Acne vulgaris is a form of acne that affects people all over the world. It is mainly found in teens, but adult cases are quite common. The exact cause of the condition is unknown.
All cases begin with a comedone, or acne lesion, that is clogged with oil and bacteria. It lies beneath the skin and grows as the skin produces oil (sebum). The bacteria feed off the oil and it can become enlarged and swollen. If this occurs, the skin in turn becomes irritated as white blood cells try to fight the inflammation.
If the clogged follicle stays beneath the surface of the skin, but does not become inflamed, it is called a whitehead, or closed comedone. If the plug enlarges and pushes through the skin’s surface, it is called an open comedone or blackhead. The dark appearance of the plug is due to the melanin buildup on the surface and not dirt.
Acne vulgaris can cause skin to become inflamed. The mildest form of this inflammation is a papule, which appears as a small, hard bump on the skin. Pustules are similar to papules but they have a white or yellow center. This type of acne vulgaris is inflamed and causes irritation. A nodule is a large legion that can be painful and last for a few months. Cysts are similar to nodules, but are pus-filled and also leave deep scars. Both cause scarring and can last for a few months. A rare form is called acne conglobata. This is a condition that usually affects men between the ages of 18 to 30 years old. It affects the face, chest, back, upper arms, buttocks and thighs. It can cause severe scarring of the body.
Acne Vulgaris treatment can range from over-the-counter solutions such as benzoyl peroxide or salicylic acid, found in popular topicals such as Clearasil and Stridex, which fight to clear the skin by reducing the bacteria on the surface and clearing the pores. Other over-the-counter methods that can be used are mild scrubs that will not irritate the skin or tea tree oil (an oil from Australia that has anti-bacterial properties).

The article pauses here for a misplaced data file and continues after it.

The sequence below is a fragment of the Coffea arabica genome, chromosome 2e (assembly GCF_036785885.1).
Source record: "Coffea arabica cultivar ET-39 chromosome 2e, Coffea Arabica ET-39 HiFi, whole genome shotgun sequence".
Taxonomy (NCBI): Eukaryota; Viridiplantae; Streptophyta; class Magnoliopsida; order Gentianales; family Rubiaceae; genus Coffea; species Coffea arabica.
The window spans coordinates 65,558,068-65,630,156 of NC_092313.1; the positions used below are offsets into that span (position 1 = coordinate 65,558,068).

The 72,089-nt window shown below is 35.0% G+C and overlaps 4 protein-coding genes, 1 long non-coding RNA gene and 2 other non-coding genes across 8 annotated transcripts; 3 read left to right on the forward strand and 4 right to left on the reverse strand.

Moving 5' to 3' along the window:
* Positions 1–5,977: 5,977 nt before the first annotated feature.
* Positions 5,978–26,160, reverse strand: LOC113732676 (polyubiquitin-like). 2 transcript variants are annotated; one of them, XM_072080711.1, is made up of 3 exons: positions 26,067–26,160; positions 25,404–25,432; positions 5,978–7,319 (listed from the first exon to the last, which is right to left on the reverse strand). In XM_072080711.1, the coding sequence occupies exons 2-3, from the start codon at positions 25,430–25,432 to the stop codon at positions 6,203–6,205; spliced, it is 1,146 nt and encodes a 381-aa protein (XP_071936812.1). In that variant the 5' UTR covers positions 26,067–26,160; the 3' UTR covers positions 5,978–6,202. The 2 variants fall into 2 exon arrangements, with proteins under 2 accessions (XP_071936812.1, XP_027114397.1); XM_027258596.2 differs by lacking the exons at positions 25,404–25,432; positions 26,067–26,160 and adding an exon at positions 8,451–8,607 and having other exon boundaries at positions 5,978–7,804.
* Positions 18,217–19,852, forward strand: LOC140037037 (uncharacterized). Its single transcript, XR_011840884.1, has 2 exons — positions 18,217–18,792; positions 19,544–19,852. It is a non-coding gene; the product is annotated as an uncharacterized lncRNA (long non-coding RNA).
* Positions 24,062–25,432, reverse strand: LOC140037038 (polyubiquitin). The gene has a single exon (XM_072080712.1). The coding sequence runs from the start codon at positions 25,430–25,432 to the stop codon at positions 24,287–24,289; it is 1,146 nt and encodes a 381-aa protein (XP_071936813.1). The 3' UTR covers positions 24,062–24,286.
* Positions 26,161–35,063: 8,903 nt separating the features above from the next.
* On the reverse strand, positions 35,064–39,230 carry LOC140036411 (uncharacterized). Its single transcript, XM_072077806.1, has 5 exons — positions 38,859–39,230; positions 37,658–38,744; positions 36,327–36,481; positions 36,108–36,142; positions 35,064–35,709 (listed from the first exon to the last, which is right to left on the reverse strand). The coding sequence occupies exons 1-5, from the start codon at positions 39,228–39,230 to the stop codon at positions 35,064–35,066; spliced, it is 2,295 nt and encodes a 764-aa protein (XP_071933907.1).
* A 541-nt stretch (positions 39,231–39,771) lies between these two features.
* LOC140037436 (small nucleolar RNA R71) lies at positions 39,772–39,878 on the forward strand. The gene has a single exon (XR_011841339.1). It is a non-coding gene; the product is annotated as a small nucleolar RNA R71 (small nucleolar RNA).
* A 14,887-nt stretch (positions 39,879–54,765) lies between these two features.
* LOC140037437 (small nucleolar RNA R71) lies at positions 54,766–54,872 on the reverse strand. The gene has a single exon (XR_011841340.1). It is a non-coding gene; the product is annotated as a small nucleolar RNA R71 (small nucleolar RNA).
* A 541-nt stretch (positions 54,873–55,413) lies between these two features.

Glycolic Acid, a fruit acid that exfoliates the skin to cause quicker cell turnover, works to clear pores quickly and fight clogged pores. In its earlier use, it was only used in a dermatologist’s office, but now it can be purchased over-the-counter in low percentages of the acid.
For more severe cases, one must visit a dermatologist for stronger acne vulgaris treatment. Medications such as Accutane or Retin-A may be prescribed. Accutane, or isotretinonin, should only be used when the skin has not responded to other acne vulgaris treatment. It is usually very successful to clear skin of even the worst conditions, but it has serious side effects.
Most people will experience dry face and chapped lips when they take Accutane. Those two side effects are the most common; but other side effects are more serious such as birth defects, neurological and other physical problems and possibly depression. However, if your condition has not improved with OTC remedies, and Accutane is the last resort, the promise of a successful acne vulgaris treatment may outweigh the possible risks.
David Bloom is an avid health enthusiast and a regular contributor to a variety of health websites. He is the author of Acne Vulgaris Treatment, a blog dedicated to the treatment of acne, covering conventional and natural remedies for clearing up blemished skin.
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